A boat with multiple banks of batteries (like Red Ranger) has a margin of safety. One dead battery is not a terribly big problem.
Charging multiple banks of batteries is where the challenge arises. If all the batteries are connected together, and all have the same chemistry and the same level of charge, there's no problem. If one bank of batteries has been heavily discharged — by, say, making several tries to start the engine — then connecting two banks together will discharge one into the other.
There are three standard solutions to this multi-battery problem.
Diodes. Current flows in one direction only: to the battery, not between the batteries. Solid-state, reliable and simple. But. It eats voltage, making battery charging inefficient.
Transistors. Current flows in one direction only. It eats less voltage, making battery charging less inefficient.
Relays. A voltage sensor assures that the batteries are only connected in parallel by the relay when they are being charged. This prevents one battery from discharging the other. This requires a manual override to force the batteries in parallel when, say, one bank is weak from making several tries to start the engine.
We have diodes. Once upon a time, they were the gold standard. But now, the automatic relays are preferred.
Out of Control
Researching relays to replace the diode has lead to a number of interesting side-issues.
The battery parallel switch that we have is less than ideal. It's a 1-2-Both-Off switch. Newer switches are "On-Off-Parallel" which makes more sense: switch to parallel when both batteries are needed to start the engine. Otherwise, leave it on.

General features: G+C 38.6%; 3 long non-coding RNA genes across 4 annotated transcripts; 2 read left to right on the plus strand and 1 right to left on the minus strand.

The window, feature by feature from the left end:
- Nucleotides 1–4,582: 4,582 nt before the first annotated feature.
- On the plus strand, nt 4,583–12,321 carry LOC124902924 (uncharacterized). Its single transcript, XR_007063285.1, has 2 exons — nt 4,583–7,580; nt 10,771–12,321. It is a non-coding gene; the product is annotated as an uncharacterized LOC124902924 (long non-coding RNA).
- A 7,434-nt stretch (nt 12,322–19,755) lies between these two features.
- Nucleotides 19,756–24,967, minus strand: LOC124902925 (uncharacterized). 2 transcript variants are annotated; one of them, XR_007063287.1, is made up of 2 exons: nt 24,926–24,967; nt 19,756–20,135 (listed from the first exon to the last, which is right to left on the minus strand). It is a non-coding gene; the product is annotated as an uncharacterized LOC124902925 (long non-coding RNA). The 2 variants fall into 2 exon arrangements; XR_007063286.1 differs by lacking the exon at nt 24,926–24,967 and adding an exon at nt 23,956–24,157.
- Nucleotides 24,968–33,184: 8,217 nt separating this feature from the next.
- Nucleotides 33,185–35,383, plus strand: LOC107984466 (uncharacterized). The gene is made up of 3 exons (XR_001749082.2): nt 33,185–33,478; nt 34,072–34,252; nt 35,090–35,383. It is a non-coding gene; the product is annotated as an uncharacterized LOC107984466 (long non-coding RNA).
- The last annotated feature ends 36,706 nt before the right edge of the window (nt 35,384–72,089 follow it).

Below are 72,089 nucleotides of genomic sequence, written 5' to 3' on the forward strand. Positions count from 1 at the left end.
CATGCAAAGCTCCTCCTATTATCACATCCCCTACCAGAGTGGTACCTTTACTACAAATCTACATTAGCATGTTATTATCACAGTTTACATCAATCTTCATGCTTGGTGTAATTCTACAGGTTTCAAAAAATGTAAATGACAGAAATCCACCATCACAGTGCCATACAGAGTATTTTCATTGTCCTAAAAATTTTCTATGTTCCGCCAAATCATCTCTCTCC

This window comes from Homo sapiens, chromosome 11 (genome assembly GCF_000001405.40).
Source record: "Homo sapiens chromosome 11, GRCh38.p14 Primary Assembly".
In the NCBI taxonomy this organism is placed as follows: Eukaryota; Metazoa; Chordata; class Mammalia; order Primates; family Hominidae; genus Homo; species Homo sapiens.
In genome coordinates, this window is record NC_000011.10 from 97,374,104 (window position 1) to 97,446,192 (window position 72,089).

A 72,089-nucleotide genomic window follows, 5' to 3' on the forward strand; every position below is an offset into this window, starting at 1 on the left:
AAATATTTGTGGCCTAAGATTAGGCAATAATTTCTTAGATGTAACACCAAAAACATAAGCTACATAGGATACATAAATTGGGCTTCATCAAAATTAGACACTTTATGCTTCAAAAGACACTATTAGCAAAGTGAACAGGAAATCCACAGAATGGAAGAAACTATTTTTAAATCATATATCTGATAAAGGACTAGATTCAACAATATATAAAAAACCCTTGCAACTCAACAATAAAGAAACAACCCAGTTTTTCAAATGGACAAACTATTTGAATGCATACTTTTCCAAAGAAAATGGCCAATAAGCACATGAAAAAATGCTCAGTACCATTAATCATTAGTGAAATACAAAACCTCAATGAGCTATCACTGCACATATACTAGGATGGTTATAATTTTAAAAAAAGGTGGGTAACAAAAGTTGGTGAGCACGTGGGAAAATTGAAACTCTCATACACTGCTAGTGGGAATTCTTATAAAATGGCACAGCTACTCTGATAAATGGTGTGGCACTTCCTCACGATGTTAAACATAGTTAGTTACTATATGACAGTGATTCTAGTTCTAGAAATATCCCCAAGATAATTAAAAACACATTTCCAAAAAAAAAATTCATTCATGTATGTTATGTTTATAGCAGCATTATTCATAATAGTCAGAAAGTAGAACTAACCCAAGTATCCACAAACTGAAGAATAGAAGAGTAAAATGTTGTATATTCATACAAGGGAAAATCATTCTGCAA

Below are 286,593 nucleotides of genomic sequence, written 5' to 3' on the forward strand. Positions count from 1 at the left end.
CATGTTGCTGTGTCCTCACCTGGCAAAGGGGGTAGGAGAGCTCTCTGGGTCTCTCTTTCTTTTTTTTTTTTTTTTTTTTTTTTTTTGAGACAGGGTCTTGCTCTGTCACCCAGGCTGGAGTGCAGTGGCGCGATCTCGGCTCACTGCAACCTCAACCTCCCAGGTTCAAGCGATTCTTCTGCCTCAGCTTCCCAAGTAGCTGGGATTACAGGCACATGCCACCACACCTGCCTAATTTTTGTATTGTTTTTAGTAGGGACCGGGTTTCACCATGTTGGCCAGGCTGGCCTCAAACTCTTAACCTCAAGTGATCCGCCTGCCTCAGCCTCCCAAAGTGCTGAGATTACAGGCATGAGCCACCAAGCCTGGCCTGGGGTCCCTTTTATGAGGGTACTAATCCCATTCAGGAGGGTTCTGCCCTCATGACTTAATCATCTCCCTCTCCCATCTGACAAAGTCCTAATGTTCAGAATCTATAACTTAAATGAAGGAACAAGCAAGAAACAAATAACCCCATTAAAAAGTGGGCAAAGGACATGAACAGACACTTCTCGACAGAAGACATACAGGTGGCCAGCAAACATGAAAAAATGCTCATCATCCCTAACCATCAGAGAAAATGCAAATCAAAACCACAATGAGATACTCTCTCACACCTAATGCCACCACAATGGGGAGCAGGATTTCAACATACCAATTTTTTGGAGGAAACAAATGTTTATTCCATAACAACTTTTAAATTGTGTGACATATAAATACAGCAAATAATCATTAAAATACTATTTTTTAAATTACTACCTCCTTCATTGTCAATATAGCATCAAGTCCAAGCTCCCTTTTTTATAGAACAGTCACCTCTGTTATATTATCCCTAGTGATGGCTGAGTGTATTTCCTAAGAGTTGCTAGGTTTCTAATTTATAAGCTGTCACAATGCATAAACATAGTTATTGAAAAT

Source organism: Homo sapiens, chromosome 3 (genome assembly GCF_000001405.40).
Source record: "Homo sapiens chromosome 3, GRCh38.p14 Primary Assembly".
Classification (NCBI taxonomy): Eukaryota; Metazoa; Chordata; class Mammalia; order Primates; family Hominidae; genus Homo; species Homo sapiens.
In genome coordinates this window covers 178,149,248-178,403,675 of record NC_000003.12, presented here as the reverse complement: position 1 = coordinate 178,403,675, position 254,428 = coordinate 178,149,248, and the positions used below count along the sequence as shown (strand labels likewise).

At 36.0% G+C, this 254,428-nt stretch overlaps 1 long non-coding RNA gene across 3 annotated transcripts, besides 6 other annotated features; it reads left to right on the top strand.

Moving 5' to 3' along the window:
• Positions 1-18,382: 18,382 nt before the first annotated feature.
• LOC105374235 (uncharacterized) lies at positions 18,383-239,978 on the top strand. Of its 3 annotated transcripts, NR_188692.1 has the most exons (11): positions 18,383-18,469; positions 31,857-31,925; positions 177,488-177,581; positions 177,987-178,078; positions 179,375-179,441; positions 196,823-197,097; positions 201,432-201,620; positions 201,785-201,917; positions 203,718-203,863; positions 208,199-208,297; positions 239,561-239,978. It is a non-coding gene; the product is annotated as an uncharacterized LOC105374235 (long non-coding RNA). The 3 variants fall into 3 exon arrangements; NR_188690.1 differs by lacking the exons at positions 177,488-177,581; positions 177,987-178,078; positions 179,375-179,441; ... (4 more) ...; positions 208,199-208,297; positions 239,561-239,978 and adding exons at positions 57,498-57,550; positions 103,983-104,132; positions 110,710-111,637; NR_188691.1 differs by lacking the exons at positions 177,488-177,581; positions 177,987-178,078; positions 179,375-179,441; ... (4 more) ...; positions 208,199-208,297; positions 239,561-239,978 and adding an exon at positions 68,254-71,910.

The battery charger is an ancient Triad-Utrad 70A charger. Utterly inefficient. We need a new 60-80A charger with multi-stage charging. For this to be completely effective, we have to replace the engine battery with a big Group 27 wet cell battery (1,000 CCA) so we can have consistent battery chemistry.
Our two little inverters won't properly charge the computers. We don't know why. A MacBook Pro adapter is 85W. Our Kensington K38037US inverter is 120W. Our Cobra CPI 200 CH inverter is 200W. Yet. The computer doesn't charge properly. Maybe we need a proper pure sine wave inverter.
The research has spun out of control. There are numerous ways to tackle our various electrical problems.
We have a hand-me-down Xantrex Trace Freedom 3000 on the boat. It's a huge (and sophisticated) animal. And perhaps more than we need.
Currently, we've got something like this that needs a few changes. At some point, we need to stop researching and start doing.